The grand claim of the Christian religion is that it alone has the answer to the human ‘plight’, which is that all people are born into a state of ‘lostness’, and are estranged from God. If they die outside of God’s grace and salvation, they will enter an eternal state of separation from God. The solution to this terrible plight is the saving death of Jesus.
But does the Christian doctrine of salvation make sense? Curiously most believers assert that faith isn’t supposed to make sense in a human, rational way. It is God’s revealed truth, the “mystery of faith”, and it can only be understood through faith. That response however, has long ceased to be acceptable to most thinking people.
My critique is twofold: first to state in the clearest possible terms what the doctrine is, with the expectation that seen in its stark, essential form, it will startle and bewilder rather than console or inspire. Secondly, I want to demonstrate that explanations of the doctrine by Christian theologians are highly implausible, even incoherent. It ought to become increasingly evident that the more the theologians explain their view of salvation, the deeper the hole of incomprehensibility they dig.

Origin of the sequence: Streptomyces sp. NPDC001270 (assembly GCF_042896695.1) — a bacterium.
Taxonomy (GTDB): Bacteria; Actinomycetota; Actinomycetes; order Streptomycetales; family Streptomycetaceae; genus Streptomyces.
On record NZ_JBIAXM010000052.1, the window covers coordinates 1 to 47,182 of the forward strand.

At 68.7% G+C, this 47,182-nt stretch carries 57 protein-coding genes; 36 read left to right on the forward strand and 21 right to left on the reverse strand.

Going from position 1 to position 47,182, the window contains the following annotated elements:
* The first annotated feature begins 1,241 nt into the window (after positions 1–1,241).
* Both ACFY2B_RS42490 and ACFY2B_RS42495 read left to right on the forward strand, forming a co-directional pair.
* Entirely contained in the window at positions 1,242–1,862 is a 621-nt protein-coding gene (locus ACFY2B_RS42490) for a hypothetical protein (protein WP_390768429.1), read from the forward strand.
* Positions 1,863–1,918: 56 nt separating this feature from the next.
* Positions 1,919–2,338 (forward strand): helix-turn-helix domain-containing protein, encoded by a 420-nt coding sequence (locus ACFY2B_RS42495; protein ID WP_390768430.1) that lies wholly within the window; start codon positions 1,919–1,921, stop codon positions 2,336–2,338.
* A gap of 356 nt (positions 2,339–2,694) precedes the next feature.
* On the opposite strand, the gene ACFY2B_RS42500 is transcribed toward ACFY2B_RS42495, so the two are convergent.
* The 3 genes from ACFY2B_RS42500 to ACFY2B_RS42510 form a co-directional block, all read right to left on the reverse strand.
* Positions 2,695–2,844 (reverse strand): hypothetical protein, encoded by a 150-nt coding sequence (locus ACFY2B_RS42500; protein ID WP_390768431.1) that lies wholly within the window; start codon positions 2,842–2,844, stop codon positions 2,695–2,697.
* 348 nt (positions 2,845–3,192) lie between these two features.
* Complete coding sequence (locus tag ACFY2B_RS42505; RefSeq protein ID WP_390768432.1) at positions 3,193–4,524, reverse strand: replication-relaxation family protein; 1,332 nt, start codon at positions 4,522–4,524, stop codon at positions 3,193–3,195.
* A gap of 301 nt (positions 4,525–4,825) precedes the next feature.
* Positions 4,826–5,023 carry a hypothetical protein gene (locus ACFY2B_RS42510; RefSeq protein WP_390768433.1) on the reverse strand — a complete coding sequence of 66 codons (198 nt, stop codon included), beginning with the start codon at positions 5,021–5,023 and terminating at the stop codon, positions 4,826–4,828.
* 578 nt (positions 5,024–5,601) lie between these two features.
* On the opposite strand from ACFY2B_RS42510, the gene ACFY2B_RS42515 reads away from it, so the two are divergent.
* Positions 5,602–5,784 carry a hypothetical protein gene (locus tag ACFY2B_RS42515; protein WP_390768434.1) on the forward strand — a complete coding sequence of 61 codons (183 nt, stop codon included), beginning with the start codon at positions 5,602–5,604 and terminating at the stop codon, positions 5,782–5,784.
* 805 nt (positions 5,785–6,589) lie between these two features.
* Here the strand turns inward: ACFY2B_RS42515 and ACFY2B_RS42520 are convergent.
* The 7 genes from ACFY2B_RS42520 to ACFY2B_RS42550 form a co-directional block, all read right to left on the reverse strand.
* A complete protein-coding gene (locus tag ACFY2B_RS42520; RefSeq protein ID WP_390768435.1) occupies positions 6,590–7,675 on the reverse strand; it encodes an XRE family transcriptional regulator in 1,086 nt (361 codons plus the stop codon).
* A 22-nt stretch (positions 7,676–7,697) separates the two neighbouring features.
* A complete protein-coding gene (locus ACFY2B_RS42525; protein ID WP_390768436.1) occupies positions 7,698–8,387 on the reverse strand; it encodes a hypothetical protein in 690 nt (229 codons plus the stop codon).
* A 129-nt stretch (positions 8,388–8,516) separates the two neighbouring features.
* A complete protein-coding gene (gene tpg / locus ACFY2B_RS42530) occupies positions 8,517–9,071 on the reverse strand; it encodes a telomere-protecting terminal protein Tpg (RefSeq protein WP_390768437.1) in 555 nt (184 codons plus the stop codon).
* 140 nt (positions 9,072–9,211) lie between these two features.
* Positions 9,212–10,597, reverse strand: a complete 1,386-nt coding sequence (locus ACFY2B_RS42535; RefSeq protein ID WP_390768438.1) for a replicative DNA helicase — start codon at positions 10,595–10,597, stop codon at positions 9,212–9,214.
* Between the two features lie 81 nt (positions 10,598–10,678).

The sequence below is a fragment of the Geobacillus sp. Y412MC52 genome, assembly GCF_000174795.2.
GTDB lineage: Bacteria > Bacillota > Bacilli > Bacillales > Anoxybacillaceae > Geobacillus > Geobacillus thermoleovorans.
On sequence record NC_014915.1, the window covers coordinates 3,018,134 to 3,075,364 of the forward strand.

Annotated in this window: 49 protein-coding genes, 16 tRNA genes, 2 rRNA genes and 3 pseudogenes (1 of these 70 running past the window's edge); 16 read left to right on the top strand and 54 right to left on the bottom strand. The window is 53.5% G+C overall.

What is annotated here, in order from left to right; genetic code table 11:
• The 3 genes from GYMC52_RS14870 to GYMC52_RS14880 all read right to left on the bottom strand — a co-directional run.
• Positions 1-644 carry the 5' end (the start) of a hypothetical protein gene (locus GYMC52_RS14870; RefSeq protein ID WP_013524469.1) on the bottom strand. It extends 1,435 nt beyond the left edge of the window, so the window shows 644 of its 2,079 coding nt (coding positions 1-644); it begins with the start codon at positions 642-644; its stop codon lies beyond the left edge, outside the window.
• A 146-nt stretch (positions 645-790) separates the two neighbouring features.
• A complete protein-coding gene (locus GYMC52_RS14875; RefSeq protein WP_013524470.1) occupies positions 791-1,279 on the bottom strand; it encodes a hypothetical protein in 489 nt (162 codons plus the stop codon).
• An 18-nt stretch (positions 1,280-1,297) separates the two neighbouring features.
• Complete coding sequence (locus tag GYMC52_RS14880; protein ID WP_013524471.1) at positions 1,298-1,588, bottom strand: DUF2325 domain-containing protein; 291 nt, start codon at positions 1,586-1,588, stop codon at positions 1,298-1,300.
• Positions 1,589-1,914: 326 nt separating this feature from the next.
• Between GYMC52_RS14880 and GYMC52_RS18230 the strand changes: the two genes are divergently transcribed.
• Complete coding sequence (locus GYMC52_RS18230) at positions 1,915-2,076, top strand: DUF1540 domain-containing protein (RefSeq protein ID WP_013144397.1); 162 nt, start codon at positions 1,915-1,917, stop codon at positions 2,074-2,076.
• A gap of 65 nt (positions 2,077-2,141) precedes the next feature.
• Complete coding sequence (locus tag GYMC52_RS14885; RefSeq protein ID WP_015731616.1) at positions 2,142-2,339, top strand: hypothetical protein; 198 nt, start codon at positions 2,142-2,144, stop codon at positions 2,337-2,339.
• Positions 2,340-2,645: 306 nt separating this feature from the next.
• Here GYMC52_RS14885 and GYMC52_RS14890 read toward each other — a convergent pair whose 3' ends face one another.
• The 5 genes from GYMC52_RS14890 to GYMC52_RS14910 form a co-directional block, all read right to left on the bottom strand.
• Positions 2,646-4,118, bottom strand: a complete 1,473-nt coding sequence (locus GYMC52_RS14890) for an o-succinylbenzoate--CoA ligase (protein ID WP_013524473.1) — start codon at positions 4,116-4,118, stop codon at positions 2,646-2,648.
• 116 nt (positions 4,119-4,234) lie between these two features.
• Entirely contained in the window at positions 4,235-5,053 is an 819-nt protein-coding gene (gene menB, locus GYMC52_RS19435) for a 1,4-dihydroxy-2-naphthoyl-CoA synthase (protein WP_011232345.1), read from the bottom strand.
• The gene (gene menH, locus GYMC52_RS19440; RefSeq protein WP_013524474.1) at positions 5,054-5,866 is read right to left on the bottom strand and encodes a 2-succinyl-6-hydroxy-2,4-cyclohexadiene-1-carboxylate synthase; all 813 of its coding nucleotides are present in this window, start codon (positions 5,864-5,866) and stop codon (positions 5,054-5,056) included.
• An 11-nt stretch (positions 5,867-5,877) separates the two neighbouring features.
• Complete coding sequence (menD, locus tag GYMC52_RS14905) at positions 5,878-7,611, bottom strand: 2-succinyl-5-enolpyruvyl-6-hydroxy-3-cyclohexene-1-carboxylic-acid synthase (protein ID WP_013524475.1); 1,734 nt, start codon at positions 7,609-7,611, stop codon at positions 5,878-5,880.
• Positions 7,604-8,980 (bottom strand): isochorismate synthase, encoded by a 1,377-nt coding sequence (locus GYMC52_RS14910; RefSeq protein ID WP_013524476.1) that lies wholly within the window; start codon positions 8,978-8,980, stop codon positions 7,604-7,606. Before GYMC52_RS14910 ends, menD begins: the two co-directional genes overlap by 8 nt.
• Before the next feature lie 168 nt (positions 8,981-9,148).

We are living at a time in history when the depths of real mystery (as opposed to divine mysteries) are being plumbed with ever-greater success. At the same time there is a growing and justified scepticism of the concocted mysteries that have always been the stock-and-trade of religion. We are in the midst of a paradigm shift in our perception of the ‘truth’ that is shaking the foundations of our inherited religious traditions.
We will not make common cause with the world-conquering fiction of Christian dogma, because (however much a fact), it is a fiction